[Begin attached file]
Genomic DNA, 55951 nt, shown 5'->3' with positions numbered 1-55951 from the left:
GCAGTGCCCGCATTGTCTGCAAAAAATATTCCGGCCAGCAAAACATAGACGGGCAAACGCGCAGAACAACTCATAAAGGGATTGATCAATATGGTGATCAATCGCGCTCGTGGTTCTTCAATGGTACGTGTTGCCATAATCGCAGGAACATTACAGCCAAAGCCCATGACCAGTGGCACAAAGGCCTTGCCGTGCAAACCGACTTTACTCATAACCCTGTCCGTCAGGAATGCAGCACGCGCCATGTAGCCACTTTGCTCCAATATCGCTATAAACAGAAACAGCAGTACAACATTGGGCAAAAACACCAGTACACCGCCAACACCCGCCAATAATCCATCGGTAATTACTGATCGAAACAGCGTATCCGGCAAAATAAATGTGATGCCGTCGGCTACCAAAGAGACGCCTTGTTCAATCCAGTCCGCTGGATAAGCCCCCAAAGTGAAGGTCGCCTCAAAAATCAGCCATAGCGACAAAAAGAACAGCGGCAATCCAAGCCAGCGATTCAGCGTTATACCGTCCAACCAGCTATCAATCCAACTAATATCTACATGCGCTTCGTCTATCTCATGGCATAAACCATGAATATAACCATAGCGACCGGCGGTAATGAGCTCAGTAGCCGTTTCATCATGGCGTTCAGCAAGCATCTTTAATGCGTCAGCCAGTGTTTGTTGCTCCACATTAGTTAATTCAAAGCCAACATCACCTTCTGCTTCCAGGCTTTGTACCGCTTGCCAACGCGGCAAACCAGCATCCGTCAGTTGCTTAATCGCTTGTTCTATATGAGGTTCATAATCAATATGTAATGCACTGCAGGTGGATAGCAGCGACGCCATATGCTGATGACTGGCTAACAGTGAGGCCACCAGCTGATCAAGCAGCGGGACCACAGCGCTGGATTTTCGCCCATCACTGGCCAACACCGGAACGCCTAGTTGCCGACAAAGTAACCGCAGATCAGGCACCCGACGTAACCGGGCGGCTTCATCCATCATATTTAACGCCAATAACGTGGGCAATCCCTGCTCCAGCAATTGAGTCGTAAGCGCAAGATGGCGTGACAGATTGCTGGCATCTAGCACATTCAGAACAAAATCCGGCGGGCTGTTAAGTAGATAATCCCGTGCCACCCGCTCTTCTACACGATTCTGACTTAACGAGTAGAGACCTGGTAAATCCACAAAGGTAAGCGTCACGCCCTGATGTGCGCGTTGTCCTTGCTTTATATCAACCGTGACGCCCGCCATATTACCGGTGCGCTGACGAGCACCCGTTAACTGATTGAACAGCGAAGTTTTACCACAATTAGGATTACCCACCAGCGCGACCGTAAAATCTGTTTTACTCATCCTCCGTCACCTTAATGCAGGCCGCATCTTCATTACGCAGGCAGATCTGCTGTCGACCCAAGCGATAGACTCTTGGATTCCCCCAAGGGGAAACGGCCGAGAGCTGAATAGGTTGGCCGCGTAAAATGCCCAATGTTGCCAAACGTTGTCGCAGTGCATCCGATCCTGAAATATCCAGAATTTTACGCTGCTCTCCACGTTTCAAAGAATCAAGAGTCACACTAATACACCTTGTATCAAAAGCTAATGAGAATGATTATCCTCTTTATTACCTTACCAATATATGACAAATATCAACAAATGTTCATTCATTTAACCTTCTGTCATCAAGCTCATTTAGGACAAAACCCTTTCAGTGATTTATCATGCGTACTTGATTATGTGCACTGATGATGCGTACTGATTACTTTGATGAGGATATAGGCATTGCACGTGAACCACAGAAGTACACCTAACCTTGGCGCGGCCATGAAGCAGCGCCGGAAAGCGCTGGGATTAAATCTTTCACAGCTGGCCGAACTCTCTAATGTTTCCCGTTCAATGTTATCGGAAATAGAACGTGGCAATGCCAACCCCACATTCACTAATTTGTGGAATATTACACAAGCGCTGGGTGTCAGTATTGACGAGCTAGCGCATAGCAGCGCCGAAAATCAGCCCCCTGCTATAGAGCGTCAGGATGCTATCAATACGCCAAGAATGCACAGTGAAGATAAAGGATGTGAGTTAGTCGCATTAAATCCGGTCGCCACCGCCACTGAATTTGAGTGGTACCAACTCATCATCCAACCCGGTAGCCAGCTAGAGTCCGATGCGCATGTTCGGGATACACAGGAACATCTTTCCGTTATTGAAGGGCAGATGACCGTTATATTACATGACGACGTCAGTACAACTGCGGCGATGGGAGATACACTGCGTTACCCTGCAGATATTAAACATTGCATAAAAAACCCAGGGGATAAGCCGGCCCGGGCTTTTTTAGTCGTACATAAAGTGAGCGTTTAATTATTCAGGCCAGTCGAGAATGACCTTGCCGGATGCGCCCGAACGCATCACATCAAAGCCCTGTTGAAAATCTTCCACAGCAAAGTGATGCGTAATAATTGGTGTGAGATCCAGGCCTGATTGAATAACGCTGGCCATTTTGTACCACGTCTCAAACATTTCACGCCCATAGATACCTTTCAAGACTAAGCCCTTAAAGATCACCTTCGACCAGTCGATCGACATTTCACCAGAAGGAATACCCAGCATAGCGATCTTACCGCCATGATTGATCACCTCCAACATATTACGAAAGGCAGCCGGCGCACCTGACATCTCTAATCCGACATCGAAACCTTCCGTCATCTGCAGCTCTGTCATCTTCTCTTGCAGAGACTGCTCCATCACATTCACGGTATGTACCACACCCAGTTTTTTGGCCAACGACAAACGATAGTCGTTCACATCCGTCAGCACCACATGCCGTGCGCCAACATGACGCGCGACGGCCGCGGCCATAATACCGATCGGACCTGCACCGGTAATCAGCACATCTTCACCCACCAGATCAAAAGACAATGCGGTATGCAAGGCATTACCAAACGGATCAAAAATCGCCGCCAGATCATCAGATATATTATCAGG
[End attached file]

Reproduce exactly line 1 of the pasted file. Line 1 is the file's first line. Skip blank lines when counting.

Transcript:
Genomic DNA, 55951 nt, shown 5'->3' with positions numbered 1-55951 from the left: